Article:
The Use of Antidiabetic Herbal Remedies by Jordanian Herbalist: A Comparison of Folkloric Practice vs. Evidence-Based Pharmacology

REEM ISSA, Areen Khattabi, Tabarak Alkarem, Omar Altameemi

Abstract


Traditionally used herbal remedies are an essential part of the Jordanian folklore, due to its abundance in vast sources of ethnomedicine.
This study conducted a face to face interview with a random sample of local herbalists, focused on traditionally used antidiabetic herbal remedies. Subsequently, these remedies were validated for evidence-based pharmacological studies, using data in the literature to find out the available information about different clinical, in vitro or in vivo studies.
Two traditionally used antidiabetic herbal mixtures were found commonly prescribed, composed of twelve different plant species. Nine species proved to be effective in in vitro, in vivo and clinical evaluations for their antidiabetic effect. Only one species was found to be effective on animal models or as enzyme inhibitor, but not in any clinical studies. Another two species were found to be ineffective neither in invitro, invivo nor in clinical evaluations.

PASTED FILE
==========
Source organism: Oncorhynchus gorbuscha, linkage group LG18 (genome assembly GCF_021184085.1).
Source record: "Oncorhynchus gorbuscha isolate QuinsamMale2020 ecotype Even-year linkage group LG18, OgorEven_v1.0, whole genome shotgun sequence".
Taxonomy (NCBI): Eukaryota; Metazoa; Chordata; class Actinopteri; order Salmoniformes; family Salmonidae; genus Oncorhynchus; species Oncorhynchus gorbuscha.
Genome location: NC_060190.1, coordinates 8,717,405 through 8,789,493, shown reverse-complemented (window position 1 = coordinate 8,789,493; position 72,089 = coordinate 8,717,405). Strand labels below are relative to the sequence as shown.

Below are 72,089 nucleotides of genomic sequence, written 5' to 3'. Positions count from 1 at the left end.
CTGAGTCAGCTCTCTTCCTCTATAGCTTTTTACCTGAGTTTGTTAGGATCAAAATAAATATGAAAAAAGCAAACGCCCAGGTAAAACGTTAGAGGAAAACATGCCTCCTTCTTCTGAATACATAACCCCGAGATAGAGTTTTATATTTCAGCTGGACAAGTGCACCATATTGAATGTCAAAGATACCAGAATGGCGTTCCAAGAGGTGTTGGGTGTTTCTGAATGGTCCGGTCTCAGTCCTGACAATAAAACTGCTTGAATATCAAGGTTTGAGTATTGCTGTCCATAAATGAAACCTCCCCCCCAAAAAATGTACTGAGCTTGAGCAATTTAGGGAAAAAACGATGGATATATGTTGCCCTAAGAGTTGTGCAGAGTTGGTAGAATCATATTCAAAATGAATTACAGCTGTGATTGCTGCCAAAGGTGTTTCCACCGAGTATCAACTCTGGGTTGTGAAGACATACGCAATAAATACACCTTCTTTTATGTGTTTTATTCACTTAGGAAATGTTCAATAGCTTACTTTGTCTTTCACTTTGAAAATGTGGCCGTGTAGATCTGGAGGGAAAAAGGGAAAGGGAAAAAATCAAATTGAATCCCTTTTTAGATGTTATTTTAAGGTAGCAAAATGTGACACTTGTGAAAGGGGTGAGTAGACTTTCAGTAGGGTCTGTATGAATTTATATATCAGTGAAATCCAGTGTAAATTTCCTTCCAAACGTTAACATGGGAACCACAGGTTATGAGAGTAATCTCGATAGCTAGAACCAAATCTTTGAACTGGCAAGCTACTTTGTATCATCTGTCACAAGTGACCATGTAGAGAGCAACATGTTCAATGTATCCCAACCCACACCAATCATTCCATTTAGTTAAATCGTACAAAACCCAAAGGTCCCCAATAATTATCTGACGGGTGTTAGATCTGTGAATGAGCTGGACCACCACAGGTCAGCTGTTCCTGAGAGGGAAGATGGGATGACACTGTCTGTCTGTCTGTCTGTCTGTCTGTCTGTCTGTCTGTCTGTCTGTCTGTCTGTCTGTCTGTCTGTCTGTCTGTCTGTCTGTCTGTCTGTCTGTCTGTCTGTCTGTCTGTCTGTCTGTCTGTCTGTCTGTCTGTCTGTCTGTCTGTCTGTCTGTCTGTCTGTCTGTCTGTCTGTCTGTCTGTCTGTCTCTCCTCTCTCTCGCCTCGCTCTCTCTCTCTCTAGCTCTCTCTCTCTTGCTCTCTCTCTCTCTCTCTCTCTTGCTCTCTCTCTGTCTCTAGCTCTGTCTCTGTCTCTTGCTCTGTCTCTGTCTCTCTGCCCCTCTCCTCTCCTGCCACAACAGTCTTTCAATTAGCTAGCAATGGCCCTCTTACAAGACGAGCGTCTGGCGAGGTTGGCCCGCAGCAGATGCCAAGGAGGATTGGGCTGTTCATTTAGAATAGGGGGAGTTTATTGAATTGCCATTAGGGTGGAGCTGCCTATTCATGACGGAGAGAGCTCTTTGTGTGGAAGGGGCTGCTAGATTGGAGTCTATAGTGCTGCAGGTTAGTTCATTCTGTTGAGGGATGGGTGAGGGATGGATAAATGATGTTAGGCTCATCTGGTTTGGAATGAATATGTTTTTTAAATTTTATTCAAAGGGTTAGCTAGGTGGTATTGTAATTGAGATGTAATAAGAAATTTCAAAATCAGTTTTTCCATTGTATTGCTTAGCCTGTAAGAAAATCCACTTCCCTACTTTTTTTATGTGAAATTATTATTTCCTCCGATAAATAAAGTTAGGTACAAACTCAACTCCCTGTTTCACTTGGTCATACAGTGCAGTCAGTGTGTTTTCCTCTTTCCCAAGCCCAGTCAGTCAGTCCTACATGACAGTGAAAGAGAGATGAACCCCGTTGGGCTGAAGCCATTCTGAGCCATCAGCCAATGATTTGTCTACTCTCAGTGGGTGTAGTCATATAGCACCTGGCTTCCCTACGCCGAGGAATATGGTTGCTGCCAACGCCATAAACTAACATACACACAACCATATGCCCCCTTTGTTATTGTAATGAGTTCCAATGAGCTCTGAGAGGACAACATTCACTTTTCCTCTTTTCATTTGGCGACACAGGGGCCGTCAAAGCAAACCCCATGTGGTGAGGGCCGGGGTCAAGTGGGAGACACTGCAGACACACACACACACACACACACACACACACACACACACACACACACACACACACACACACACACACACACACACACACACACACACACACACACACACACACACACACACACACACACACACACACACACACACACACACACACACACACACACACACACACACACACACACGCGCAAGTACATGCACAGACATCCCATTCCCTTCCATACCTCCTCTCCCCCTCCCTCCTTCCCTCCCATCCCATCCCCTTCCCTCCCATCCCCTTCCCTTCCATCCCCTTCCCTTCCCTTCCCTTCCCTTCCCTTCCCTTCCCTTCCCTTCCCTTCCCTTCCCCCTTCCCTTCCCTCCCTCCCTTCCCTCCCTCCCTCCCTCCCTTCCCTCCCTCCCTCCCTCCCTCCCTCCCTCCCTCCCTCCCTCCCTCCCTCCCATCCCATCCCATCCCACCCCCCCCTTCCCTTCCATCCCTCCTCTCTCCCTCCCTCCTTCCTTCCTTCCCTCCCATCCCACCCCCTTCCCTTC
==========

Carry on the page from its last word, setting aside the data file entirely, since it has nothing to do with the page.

This review will help to strengthen the relation between traditional medicine and evidence-based pharmacology. Also, it will shed the light on the ethnomedicine practices in Jordan, revealing some common errors among herbalist's practices and uses of antidiabetic herbal remedies. We recommend for these traditionally used plants, to go for extensive chemical investigations as well as clinical trials, in order to find out potential new antidiabetic agents.

Keywords


Antidiabetic; Ethno medicine; Evidence-based; Jordan;Pharmacology.

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